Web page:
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The latest Defence Update reveals an inability to deal with new realities

By Gary Brown - posted Saturday, 4 January 2003

The Government's new defence update 2003 paper is a frustrating mixture of good sense, unrealistic ambitions and bad judgement.

There is good sense in the recognition of significant strategic change since the publication of the defence white paper in late 2000.

The unrealistic ambitions flow from an unwillingness to accept that needed changes are in the nature of "instead of" rather than "as well as". This imposes heavy new burdens on the long-suffering taxpayer, who is already picking up the tab for some low-grade management of important projects (like the Collins submarines, the Seasprite helicopter, etc, etc).


The bad judgement lies in the servile acceptance of US positions on issues like Iraq - particularly the pre-emption doctrine - and the Bush administration's relentless, dangerous (and probably futile) push for a defence against ballistic missile attack.

Certainly, as the new paper says, we live in a changed strategic environment. There is even less risk today of Australia's being attacked by an aggressive foreign state than there has been for years. Instead we face different security issues: terrorism, possibly at the strategic or catastrophic level; some regional instability; border protection; weapons of mass destruction.

But a revealing supporting paper for the new strategic document says that "the [2000 White Paper] description of our strategic interests and objectives, military strategy, capability priorities and so on are still a robust framework for our defence. Within this framework, we need to rebalance capability priorities and expenditure to reflect the new strategic environment."

This is not acceptance of the real implications of change; it is an attempt to suppress them.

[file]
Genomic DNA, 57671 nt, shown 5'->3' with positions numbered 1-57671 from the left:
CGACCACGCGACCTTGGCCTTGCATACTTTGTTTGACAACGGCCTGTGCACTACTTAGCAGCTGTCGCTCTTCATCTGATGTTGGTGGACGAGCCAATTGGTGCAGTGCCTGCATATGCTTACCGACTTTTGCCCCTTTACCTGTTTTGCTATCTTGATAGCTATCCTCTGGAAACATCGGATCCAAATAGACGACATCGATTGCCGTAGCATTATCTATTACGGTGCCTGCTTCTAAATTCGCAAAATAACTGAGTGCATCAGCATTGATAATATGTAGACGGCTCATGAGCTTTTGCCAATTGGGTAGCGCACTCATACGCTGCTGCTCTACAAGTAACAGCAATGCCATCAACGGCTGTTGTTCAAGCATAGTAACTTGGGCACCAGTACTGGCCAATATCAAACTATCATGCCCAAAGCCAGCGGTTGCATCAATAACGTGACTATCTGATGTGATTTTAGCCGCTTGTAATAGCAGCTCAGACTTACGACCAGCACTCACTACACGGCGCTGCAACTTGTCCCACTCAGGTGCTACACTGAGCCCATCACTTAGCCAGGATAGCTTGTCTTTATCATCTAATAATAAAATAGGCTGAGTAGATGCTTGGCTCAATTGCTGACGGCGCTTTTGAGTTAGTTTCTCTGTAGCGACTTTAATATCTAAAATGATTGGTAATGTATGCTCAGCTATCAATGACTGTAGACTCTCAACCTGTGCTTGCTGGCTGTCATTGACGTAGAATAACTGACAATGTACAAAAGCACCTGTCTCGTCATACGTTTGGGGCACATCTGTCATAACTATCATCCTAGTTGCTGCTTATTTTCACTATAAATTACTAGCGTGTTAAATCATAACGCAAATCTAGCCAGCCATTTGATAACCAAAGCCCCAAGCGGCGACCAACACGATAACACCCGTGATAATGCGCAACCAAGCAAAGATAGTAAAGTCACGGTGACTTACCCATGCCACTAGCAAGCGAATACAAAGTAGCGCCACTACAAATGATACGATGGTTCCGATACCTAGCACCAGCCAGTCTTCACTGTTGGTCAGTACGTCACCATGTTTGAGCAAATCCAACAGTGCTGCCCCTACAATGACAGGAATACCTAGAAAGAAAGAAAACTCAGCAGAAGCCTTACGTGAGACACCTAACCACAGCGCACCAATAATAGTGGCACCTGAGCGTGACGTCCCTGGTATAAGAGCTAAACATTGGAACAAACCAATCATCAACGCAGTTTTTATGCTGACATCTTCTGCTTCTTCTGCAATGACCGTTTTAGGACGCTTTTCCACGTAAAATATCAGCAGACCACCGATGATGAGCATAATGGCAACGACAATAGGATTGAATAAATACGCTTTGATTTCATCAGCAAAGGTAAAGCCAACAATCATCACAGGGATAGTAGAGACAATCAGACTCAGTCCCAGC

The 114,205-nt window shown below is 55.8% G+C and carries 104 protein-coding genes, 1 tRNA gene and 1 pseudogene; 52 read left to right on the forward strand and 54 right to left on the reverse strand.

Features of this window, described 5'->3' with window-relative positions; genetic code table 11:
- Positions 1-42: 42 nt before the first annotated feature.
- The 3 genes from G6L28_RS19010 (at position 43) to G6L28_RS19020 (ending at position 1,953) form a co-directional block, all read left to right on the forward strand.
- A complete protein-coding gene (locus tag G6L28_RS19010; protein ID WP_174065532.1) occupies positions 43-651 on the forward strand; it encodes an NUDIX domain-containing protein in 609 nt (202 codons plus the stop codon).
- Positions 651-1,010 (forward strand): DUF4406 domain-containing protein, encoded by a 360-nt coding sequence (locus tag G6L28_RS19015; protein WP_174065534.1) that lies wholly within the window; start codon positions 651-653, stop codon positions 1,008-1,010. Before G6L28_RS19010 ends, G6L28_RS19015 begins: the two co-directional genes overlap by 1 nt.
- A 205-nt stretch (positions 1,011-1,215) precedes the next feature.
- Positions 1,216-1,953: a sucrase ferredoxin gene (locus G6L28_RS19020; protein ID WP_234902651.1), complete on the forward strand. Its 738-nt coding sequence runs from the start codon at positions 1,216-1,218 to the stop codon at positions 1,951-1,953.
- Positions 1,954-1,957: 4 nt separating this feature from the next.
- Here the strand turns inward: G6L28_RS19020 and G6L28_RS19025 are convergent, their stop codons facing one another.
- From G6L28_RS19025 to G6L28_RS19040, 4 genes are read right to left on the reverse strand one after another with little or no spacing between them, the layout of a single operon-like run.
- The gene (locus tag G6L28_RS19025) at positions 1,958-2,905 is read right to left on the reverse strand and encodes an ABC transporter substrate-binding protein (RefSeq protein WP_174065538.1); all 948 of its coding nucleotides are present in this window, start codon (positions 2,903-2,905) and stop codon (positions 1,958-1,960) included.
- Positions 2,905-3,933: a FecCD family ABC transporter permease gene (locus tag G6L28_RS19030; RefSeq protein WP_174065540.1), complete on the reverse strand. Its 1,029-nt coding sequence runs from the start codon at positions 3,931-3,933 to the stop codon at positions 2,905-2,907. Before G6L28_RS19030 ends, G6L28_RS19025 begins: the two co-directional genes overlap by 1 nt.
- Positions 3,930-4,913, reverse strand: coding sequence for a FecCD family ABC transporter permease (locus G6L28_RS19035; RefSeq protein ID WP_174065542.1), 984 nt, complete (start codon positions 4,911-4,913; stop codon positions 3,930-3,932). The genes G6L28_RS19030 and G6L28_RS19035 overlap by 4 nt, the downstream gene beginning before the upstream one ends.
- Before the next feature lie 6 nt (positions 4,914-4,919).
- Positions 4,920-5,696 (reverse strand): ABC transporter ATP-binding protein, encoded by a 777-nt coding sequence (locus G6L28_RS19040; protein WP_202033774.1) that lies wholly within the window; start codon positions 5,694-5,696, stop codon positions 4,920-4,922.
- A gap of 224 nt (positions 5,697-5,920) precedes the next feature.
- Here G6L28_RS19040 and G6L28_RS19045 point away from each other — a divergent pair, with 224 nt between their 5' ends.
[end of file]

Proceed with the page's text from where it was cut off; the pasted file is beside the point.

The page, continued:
In truth the old framework, focused on conventional conflict with foreign military forces, is past its use-by date. "Rebalancing" within it only rearranges deck chairs on the Titanic. Today's framework requires focus on counter-terrorism, maritime surveillance and interdiction and regional peace-support.

The Government, however, wants to do both: maintain the large conventional war-fighting establishment and address the new issues too, whereas it should be de-emphasising traditional capabilities and expanding others with the resources this releases.


Hence we are confronted with unrealistic ambitions and the threat of yet more dollars going down the Defence black hole.

To take one example: there is a real need to upgrade maritime and air surveillance of the approaches to Australia. This requires adequate numbers of suitable ships and aircraft. These can be funded by taking a few major warships out of the Navy inventory and scaling down the RAAF's love-affair with the highest of high-technology. But the government wants to have its cake and eat it too, at the taxpayer's expense.

The natural conservatism of defence establishments (both uniform and civilian) accounts for some of this, and the rest is explained by the government's attitude to the United States, which wants our conventional forces to lend legitimacy to its pre-emptive wars.

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About the Author

Until June 2002 Gary Brown was a Defence Advisor with the Parliamentary Information and Research Service at Parliament House, Canberra, where he provided confidential advice and research at request to members and staffs of all parties and Parliamentary committees, and produced regular publications on a wide range of defence issues. Many are available at here.

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